Second Reunion of the Midwest Old Settlers and Threshers Association in Mt. Pleasant, Iowa

On a beautiful fall day in 1951, the second Midwest Old Settlers and Threshers Association took place in Mt. Pleasant, Iowa

| November/December 1951

  • The Port Huron Longfellow
    A view of Mr. J.H. Whitbey's M. Rumely 20 hp No. 6785 built in 1913. Mr. Whitbey is from Fort Wayne, Ind. This engine is equippped with a locomotive bell and whistle of a scrapped locomotive PRR engine No. 5407. Mr. Ted Griner of Fort Wayne, adapted the whistle to the engine. This engine pulled 75 hp on the Prony brake at Alvordton.
  • IMA_V6_I6_Nov_1951_05-3.jpg
    The Port Huron Longfellow owned and reconditioned by Elmer Heiland of Anna, Ohio. This was taken at their Reunion last year. The engine is perfect in condition and looks. The question is often asked if it pays to put so much work on an engine to make it look and work so perfectly. We are sure it does in satisfaction to yourself and the many who look at it. This engine kept Elmer out of some devilment for about six months.
  • Grandson of Mr. C. M. Bush
    This is the grandson of Mr. C. M. Bush. He is a fine looking fellow and seems to know his place in life. We know he is happy that he has a grandfather that furnishes real playthings.
  • 54 inch Reeves mill
    Queen of the Threshermen's Convention, "Queen Ann Lagley" of Colwich, Kan., is shown the cutting knives of the 54 inch Reeves mill present at the 1951 convention. N. J. Knapp of Sedgwick, Kan., has the pleasure of showing Queen Ann the large mill.

  • The Port Huron Longfellow
  • IMA_V6_I6_Nov_1951_05-3.jpg
  • Grandson of Mr. C. M. Bush
  • 54 inch Reeves mill

The second reunion of the Midwest Old Settlers and Threshers Association, Inc., of Mt. Pleasant, Iowa, has passed into history and certainly made history.

We literally turned the clock back about 75 to 100 years. If Rip Van Winkle could have walked into McMillan Park on Tuesday morning, September 25, 1951 he would have thought he had just taken a short morning nap instead of his fabled long sleep, as he would have surely been amid familiar surroundings and surrounded by things familiar to his time, even to the axe on the wood pile, which no doubt would have caused him to rub his eyes, yawn and lie down under the beautiful and stately elms that grace McMillan Park to finish his morning nap.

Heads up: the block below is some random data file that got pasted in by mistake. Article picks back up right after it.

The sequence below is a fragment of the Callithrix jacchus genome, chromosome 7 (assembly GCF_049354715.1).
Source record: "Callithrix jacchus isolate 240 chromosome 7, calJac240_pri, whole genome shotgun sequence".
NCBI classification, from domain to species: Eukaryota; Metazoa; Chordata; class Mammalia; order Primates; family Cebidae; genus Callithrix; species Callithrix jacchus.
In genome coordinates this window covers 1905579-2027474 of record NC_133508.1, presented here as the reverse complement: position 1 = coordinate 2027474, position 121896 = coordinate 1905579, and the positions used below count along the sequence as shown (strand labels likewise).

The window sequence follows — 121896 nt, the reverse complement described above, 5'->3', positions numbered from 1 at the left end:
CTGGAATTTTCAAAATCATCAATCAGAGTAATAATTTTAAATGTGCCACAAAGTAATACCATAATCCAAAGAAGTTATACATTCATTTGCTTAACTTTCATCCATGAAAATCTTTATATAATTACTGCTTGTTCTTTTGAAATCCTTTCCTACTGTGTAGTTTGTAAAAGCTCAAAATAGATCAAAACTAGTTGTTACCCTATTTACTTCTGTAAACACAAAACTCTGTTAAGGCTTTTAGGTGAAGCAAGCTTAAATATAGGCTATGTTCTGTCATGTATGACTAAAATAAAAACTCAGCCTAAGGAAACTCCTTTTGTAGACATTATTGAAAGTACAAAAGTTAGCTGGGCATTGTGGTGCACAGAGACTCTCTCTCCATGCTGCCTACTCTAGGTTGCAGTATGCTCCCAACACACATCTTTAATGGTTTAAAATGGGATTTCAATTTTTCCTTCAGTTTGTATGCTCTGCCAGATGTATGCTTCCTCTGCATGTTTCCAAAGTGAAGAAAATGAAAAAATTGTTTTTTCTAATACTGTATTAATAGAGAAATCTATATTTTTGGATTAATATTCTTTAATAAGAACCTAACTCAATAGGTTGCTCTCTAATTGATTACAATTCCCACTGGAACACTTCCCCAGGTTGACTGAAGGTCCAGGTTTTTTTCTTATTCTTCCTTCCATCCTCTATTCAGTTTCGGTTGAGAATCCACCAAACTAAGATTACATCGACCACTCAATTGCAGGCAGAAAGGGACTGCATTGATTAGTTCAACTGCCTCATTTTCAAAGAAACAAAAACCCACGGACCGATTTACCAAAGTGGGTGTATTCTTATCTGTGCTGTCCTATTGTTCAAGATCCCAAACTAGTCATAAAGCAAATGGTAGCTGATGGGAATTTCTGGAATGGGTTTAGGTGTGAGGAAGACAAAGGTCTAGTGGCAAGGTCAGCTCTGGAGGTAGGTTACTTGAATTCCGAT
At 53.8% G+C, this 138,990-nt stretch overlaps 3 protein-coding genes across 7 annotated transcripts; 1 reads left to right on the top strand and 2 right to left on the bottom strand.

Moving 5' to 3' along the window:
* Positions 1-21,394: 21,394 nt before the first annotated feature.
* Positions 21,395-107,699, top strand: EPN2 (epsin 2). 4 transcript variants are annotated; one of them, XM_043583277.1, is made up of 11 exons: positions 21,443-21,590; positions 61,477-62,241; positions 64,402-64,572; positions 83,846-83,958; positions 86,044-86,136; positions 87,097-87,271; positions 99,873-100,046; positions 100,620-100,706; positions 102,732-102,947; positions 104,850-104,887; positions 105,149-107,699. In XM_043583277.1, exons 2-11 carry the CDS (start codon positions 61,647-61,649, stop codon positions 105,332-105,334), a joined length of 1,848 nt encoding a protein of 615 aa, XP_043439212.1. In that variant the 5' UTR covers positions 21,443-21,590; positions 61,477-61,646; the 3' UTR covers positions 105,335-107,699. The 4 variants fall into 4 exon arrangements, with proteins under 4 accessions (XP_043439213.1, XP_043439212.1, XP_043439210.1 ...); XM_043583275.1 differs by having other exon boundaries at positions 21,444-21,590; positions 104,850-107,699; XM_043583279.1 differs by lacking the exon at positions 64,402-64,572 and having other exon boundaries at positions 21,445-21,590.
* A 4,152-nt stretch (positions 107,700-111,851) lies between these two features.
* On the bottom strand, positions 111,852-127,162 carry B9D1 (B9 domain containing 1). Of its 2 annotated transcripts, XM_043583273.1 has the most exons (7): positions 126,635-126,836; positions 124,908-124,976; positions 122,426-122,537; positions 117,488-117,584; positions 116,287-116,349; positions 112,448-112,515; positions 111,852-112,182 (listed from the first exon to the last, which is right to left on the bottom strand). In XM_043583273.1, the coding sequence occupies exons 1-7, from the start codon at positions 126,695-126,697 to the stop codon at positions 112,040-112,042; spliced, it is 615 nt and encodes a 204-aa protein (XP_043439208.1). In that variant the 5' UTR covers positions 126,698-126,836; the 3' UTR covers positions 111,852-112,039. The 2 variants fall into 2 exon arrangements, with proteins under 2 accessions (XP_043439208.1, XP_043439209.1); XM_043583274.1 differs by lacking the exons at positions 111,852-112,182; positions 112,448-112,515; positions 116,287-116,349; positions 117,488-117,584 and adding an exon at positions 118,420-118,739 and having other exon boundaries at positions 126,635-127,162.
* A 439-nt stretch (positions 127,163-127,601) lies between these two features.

It rained some Tuesday morning and our spirits were about as low as the overhead clouds but by midafternoon it cleared and it was estimated that there were 9,000 to 10,000 people in Mt. Pleasant viewing the wonderful display of steam engines, separators, antique farm machinery, and the old settlers relics in the shelter house.

Wednesday morning dawned clear and pleasant except a high wind from the south, but it was a beautiful fall day such as only Iowa can have, and the kind of a day that makes one feel glad to be alive. It was estimated that fully 12,000 to 14,000 visitors came in that day.

Thursday came in with a cold north wind that was very disagreeable and kept many persons away. It was a day such as only Iowa can have when the weatherman is in a bad mood, but in spite of the cold wind fully as many persons came as were present on the first day. It was estimated there were at least 25,000 to 27,000 people in attendance during the three days.

An actual count at the East Gate showed that in a little over an hour cars from 52 of the 99 Iowa counties passed into the park, and cars from 12 different states and one each from Ontario and Saskatchewan, Canada, came to our reunion. This was on Thursday afternoon.


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